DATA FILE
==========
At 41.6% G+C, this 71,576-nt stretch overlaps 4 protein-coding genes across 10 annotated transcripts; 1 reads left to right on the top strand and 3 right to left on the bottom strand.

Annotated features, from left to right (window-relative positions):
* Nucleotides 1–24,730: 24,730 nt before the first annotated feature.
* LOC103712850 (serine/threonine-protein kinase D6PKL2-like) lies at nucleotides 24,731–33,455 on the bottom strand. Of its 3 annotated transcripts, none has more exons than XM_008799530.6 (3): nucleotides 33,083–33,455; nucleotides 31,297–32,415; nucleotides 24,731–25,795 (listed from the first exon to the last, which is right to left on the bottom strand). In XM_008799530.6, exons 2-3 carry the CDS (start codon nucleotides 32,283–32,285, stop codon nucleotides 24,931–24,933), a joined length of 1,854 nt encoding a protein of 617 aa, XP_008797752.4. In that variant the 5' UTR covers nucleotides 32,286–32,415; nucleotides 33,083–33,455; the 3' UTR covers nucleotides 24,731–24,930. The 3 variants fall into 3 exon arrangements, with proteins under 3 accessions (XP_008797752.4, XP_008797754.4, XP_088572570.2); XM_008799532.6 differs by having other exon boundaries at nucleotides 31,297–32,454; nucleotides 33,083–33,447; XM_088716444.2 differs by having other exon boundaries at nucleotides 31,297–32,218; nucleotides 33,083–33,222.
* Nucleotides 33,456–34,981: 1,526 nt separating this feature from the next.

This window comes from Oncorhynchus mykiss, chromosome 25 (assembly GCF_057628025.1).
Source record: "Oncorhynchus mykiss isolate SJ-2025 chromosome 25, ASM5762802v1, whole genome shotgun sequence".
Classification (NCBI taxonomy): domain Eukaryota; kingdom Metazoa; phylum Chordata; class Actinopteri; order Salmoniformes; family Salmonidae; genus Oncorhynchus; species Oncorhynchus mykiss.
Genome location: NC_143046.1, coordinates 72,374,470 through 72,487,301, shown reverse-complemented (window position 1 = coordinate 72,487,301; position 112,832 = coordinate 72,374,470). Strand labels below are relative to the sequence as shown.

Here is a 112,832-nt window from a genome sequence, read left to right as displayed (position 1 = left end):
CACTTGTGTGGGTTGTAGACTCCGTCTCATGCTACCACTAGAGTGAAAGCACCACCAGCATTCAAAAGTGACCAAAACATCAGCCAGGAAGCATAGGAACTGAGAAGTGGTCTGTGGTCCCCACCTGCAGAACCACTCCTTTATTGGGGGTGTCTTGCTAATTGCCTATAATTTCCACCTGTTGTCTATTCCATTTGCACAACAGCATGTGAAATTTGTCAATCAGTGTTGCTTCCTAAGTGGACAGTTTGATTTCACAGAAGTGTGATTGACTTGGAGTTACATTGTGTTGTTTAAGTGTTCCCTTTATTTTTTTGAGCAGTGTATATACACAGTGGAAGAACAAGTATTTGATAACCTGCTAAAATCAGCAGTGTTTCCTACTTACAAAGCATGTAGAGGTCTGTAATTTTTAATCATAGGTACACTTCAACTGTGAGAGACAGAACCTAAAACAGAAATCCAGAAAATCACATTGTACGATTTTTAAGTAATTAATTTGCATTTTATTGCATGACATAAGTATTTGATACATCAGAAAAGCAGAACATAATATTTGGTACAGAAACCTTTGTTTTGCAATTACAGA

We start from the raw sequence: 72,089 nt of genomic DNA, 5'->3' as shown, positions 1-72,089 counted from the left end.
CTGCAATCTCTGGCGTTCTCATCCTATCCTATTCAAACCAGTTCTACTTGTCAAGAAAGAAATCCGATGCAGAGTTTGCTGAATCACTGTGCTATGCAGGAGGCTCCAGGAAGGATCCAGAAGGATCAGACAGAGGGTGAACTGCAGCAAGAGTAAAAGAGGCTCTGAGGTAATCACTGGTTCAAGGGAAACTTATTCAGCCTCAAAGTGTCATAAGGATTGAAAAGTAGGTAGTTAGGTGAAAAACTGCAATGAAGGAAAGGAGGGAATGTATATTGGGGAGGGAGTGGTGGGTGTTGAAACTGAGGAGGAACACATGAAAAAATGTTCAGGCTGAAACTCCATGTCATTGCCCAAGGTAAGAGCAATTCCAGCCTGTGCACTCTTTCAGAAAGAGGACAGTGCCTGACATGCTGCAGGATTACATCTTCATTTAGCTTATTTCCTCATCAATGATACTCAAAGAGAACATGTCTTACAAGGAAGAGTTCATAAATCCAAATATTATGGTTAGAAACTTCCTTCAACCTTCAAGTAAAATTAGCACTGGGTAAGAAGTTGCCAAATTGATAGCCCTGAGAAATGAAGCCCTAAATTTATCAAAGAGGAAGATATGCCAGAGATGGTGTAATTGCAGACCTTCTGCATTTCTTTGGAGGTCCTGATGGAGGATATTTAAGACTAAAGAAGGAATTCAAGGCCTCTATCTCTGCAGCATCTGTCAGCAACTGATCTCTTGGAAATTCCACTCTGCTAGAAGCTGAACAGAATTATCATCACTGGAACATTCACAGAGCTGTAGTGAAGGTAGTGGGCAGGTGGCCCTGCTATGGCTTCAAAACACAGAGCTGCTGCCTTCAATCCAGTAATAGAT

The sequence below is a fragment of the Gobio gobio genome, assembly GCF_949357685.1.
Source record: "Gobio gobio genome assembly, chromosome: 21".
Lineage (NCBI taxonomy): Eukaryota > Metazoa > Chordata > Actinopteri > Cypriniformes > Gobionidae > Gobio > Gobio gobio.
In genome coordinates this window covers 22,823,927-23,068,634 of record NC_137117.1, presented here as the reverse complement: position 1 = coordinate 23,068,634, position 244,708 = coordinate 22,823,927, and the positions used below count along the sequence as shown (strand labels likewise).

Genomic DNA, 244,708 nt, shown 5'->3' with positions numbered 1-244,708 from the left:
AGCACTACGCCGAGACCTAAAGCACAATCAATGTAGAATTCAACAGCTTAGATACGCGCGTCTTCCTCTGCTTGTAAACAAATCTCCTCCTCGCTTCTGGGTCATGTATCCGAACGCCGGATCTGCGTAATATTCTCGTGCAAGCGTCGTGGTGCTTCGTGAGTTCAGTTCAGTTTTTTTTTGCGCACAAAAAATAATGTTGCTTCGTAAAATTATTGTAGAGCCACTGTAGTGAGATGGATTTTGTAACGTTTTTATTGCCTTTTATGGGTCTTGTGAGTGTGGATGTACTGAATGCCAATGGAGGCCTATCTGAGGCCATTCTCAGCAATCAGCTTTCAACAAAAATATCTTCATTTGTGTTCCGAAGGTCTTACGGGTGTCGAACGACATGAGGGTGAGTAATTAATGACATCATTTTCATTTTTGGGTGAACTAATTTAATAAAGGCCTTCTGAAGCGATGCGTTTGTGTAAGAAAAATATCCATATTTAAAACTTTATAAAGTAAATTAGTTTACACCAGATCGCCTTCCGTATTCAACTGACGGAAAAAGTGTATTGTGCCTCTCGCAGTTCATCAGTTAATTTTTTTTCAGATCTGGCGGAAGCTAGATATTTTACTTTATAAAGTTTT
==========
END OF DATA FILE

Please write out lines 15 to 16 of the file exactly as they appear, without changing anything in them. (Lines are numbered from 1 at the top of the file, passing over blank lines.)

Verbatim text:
Source record: "Gobio gobio genome assembly, chromosome: 21".
Lineage (NCBI taxonomy): Eukaryota > Metazoa > Chordata > Actinopteri > Cypriniformes > Gobionidae > Gobio > Gobio gobio.